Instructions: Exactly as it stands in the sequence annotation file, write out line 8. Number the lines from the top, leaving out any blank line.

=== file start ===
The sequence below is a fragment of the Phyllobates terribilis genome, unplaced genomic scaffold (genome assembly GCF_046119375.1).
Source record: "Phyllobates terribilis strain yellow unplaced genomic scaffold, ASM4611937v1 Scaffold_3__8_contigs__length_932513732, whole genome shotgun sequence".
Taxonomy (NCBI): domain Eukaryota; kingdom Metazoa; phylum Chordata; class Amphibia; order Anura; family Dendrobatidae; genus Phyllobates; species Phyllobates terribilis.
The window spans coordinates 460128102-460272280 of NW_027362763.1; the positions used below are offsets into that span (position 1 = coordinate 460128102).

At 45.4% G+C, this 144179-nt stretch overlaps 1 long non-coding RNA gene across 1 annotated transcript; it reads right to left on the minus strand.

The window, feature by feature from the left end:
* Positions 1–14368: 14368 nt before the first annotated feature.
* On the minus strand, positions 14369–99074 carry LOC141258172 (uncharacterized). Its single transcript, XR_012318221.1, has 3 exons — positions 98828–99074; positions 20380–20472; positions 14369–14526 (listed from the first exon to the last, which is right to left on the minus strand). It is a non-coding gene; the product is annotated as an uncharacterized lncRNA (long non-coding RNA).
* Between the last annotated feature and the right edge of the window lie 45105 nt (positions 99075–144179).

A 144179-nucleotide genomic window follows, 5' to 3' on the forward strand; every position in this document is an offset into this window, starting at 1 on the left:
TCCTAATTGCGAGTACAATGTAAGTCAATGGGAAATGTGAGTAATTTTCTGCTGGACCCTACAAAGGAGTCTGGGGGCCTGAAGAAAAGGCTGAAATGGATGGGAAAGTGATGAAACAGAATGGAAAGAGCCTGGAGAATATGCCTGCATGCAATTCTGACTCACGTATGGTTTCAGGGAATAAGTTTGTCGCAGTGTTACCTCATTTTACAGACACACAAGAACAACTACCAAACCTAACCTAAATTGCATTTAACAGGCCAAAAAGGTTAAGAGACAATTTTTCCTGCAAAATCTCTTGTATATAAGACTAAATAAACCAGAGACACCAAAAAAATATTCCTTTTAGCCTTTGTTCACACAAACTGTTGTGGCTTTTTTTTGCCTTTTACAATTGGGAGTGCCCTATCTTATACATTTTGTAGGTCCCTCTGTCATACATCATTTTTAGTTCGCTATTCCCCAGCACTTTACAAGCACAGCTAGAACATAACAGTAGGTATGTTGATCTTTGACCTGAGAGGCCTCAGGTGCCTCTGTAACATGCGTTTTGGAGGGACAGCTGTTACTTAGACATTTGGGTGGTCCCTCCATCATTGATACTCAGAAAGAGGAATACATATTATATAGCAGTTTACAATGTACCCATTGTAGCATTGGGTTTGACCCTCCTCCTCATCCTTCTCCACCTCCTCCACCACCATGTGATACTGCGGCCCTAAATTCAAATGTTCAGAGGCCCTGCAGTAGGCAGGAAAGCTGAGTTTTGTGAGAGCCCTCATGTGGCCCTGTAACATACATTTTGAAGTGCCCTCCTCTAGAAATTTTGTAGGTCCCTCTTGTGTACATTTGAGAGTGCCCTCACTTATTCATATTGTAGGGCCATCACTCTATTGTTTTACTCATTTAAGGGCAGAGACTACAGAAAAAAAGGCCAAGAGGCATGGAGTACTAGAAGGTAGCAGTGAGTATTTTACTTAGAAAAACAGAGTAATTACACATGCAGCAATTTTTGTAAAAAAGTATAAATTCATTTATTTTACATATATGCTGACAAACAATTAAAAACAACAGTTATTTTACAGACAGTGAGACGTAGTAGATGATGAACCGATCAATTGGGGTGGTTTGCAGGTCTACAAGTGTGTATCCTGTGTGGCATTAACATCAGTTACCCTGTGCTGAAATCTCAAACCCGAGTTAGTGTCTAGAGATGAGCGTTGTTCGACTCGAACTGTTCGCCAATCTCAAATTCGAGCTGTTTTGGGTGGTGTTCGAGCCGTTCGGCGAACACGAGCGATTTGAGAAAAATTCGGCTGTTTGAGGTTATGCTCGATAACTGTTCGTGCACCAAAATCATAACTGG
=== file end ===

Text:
* On the minus strand, positions 14369–99074 carry LOC141258172 (uncharacterized). Its single transcript, XR_012318221.1, has 3 exons — positions 98828–99074; positions 20380–20472; positions 14369–14526 (listed from the first exon to the last, which is right to left on the minus strand). It is a non-coding gene; the product is annotated as an uncharacterized lncRNA (long non-coding RNA).